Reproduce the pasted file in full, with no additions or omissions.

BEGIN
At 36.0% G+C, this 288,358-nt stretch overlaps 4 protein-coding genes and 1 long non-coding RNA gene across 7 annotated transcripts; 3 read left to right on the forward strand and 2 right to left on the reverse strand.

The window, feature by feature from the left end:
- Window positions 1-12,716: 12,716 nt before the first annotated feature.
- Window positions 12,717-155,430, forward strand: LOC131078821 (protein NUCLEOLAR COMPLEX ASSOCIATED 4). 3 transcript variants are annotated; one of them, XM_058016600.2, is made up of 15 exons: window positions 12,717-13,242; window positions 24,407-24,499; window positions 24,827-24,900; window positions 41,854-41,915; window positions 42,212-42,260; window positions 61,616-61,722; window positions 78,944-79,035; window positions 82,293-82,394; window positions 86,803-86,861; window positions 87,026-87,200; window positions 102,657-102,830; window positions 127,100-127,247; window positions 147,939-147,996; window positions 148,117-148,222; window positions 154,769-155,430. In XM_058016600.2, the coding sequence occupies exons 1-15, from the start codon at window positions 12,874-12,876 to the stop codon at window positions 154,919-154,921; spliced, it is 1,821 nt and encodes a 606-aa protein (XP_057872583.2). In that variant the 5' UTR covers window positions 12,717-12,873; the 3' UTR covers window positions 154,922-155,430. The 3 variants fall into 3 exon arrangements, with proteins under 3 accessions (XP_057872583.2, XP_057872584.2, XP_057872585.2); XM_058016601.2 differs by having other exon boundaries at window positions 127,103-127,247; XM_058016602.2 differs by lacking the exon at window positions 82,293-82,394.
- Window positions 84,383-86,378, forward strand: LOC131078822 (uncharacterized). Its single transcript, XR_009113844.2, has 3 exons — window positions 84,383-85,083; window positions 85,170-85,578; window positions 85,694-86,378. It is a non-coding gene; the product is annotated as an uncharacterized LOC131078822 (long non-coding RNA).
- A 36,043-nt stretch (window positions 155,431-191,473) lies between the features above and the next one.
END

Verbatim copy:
At 36.0% G+C, this 288,358-nt stretch overlaps 4 protein-coding genes and 1 long non-coding RNA gene across 7 annotated transcripts; 3 read left to right on the forward strand and 2 right to left on the reverse strand.

The window, feature by feature from the left end:
- Window positions 1-12,716: 12,716 nt before the first annotated feature.
- Window positions 12,717-155,430, forward strand: LOC131078821 (protein NUCLEOLAR COMPLEX ASSOCIATED 4). 3 transcript variants are annotated; one of them, XM_058016600.2, is made up of 15 exons: window positions 12,717-13,242; window positions 24,407-24,499; window positions 24,827-24,900; window positions 41,854-41,915; window positions 42,212-42,260; window positions 61,616-61,722; window positions 78,944-79,035; window positions 82,293-82,394; window positions 86,803-86,861; window positions 87,026-87,200; window positions 102,657-102,830; window positions 127,100-127,247; window positions 147,939-147,996; window positions 148,117-148,222; window positions 154,769-155,430. In XM_058016600.2, the coding sequence occupies exons 1-15, from the start codon at window positions 12,874-12,876 to the stop codon at window positions 154,919-154,921; spliced, it is 1,821 nt and encodes a 606-aa protein (XP_057872583.2). In that variant the 5' UTR covers window positions 12,717-12,873; the 3' UTR covers window positions 154,922-155,430. The 3 variants fall into 3 exon arrangements, with proteins under 3 accessions (XP_057872583.2, XP_057872584.2, XP_057872585.2); XM_058016601.2 differs by having other exon boundaries at window positions 127,103-127,247; XM_058016602.2 differs by lacking the exon at window positions 82,293-82,394.
- Window positions 84,383-86,378, forward strand: LOC131078822 (uncharacterized). Its single transcript, XR_009113844.2, has 3 exons — window positions 84,383-85,083; window positions 85,170-85,578; window positions 85,694-86,378. It is a non-coding gene; the product is annotated as an uncharacterized LOC131078822 (long non-coding RNA).
- A 36,043-nt stretch (window positions 155,431-191,473) lies between the features above and the next one.